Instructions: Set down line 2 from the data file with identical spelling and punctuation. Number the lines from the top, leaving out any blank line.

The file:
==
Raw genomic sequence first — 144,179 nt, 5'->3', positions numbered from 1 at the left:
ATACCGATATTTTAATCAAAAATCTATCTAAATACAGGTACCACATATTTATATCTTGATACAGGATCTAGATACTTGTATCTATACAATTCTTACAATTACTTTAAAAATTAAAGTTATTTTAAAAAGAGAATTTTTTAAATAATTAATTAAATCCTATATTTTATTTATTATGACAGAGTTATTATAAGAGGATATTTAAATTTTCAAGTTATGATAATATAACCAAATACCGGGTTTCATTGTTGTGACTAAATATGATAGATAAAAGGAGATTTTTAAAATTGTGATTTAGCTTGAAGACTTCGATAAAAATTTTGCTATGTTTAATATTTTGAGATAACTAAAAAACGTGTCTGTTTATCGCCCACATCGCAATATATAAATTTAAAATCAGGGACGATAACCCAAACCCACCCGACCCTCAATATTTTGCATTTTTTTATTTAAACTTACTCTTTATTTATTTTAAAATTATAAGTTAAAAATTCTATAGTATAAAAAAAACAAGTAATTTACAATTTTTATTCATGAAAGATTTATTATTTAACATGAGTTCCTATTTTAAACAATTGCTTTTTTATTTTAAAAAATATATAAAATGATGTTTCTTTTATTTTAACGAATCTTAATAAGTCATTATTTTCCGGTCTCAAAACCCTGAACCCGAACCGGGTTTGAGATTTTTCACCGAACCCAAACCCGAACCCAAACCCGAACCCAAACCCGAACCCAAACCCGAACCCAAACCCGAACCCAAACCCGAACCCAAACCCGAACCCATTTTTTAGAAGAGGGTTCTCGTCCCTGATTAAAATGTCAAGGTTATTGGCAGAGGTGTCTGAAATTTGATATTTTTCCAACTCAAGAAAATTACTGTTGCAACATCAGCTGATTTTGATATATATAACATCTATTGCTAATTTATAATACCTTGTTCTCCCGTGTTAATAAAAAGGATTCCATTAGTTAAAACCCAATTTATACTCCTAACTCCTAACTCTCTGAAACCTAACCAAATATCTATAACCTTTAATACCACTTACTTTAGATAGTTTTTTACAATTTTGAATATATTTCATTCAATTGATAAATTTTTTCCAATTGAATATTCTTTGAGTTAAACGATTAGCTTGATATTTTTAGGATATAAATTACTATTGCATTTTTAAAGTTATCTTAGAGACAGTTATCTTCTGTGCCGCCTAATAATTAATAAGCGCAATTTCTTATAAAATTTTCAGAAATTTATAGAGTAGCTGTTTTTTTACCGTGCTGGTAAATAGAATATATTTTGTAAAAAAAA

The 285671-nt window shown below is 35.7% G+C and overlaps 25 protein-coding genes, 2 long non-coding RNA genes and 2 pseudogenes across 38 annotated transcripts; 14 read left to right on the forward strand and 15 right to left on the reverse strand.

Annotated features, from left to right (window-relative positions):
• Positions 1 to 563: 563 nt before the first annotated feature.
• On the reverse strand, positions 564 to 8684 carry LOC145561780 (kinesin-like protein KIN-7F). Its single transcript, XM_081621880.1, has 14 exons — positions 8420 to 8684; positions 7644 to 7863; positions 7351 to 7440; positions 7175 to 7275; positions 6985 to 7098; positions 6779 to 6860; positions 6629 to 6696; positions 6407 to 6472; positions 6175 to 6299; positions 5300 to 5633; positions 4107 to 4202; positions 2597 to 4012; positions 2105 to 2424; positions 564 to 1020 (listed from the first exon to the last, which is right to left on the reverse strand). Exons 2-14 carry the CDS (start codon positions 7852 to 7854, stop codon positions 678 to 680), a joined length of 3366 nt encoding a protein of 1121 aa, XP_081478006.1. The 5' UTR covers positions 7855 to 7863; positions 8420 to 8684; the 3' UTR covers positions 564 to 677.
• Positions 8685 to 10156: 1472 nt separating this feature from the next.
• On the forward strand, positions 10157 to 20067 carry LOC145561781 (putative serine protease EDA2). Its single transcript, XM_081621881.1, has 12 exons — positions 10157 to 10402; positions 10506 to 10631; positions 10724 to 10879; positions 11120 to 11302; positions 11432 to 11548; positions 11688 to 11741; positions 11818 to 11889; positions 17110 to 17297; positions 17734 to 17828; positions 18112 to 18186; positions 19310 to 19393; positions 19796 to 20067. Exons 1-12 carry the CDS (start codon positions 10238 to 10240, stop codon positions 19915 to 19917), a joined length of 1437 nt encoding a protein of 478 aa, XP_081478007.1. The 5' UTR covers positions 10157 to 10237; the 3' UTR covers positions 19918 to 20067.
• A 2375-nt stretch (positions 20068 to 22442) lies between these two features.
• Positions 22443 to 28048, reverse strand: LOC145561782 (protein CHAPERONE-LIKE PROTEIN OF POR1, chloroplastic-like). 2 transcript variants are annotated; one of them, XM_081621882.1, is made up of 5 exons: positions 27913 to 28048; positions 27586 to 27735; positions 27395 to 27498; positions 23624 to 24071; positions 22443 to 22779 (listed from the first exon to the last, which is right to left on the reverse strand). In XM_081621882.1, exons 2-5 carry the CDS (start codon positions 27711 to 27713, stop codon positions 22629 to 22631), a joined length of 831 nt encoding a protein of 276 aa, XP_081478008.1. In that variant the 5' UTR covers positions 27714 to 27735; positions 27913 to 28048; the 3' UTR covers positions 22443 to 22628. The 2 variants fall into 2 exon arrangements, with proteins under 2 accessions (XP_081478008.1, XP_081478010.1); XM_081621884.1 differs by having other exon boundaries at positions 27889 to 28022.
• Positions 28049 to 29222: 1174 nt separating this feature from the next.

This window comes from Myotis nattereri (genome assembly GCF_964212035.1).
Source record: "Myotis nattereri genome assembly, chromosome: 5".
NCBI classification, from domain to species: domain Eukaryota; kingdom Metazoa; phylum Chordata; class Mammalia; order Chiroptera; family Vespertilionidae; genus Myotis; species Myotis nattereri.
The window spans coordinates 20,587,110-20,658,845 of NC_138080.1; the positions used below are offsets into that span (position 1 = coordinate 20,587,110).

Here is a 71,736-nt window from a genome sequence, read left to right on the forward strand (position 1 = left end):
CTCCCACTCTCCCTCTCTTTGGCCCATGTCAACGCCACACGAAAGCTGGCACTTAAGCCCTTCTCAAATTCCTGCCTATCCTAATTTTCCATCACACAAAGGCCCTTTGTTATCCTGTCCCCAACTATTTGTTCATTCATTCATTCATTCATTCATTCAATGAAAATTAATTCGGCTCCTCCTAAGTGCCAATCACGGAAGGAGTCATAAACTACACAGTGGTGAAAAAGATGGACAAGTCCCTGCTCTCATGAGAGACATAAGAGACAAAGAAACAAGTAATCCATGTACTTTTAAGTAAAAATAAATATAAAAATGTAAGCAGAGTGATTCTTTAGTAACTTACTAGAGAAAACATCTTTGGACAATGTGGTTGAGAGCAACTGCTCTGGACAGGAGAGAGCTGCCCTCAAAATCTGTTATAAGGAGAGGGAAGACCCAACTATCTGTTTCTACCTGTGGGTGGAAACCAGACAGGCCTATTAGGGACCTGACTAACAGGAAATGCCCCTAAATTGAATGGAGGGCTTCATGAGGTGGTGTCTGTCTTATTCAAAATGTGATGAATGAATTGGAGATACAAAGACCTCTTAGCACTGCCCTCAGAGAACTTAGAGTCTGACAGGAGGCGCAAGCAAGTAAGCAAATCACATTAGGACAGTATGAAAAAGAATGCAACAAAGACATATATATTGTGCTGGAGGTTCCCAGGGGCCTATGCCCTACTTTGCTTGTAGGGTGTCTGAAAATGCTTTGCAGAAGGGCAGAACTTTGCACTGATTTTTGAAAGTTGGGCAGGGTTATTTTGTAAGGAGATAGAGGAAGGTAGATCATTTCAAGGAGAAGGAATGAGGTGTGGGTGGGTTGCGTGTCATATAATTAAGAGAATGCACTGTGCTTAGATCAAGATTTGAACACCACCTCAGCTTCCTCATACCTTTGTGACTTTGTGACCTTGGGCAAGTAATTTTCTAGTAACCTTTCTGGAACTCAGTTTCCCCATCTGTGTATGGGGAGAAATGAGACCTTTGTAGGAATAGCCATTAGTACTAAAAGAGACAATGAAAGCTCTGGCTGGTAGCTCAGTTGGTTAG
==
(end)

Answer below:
ATACCGATATTTTAATCAAAAATCTATCTAAATACAGGTACCACATATTTATATCTTGATACAGGATCTAGATACTTGTATCTATACAATTCTTACAATTACTTTAAAAATTAAAGTTATTTTAAAAAGAGAATTTTTTAAATAATTAATTAAATCCTATATTTTATTTATTATGACAGAGTTATTATAAGAGGATATTTAAATTTTCAAGTTATGATAATATAACCAAATACCGGGTTTCATTGTTGTGACTAAATATGATAGATAAAAGGAGATTTTTAAAATTGTGATTTAGCTTGAAGACTTCGATAAAAATTTTGCTATGTTTAATATTTTGAGATAACTAAAAAACGTGTCTGTTTATCGCCCACATCGCAATATATAAATTTAAAATCAGGGACGATAACCCAAACCCACCCGACCCTCAATATTTTGCATTTTTTTATTTAAACTTACTCTTTATTTATTTTAAAATTATAAGTTAAAAATTCTATAGTATAAAAAAAACAAGTAATTTACAATTTTTATTCATGAAAGATTTATTATTTAACATGAGTTCCTATTTTAAACAATTGCTTTTTTATTTTAAAAAATATATAAAATGATGTTTCTTTTATTTTAACGAATCTTAATAAGTCATTATTTTCCGGTCTCAAAACCCTGAACCCGAACCGGGTTTGAGATTTTTCACCGAACCCAAACCCGAACCCAAACCCGAACCCAAACCCGAACCCAAACCCGAACCCAAACCCGAACCCAAACCCGAACCCAAACCCGAACCCATTTTTTAGAAGAGGGTTCTCGTCCCTGATTAAAATGTCAAGGTTATTGGCAGAGGTGTCTGAAATTTGATATTTTTCCAACTCAAGAAAATTACTGTTGCAACATCAGCTGATTTTGATATATATAACATCTATTGCTAATTTATAATACCTTGTTCTCCCGTGTTAATAAAAAGGATTCCATTAGTTAAAACCCAATTTATACTCCTAACTCCTAACTCTCTGAAACCTAACCAAATATCTATAACCTTTAATACCACTTACTTTAGATAGTTTTTTACAATTTTGAATATATTTCATTCAATTGATAAATTTTTTCCAATTGAATATTCTTTGAGTTAAACGATTAGCTTGATATTTTTAGGATATAAATTACTATTGCATTTTTAAAGTTATCTTAGAGACAGTTATCTTCTGTGCCGCCTAATAATTAATAAGCGCAATTTCTTATAAAATTTTCAGAAATTTATAGAGTAGCTGTTTTTTTACCGTGCTGGTAAATAGAATATATTTTGTAAAAAAAA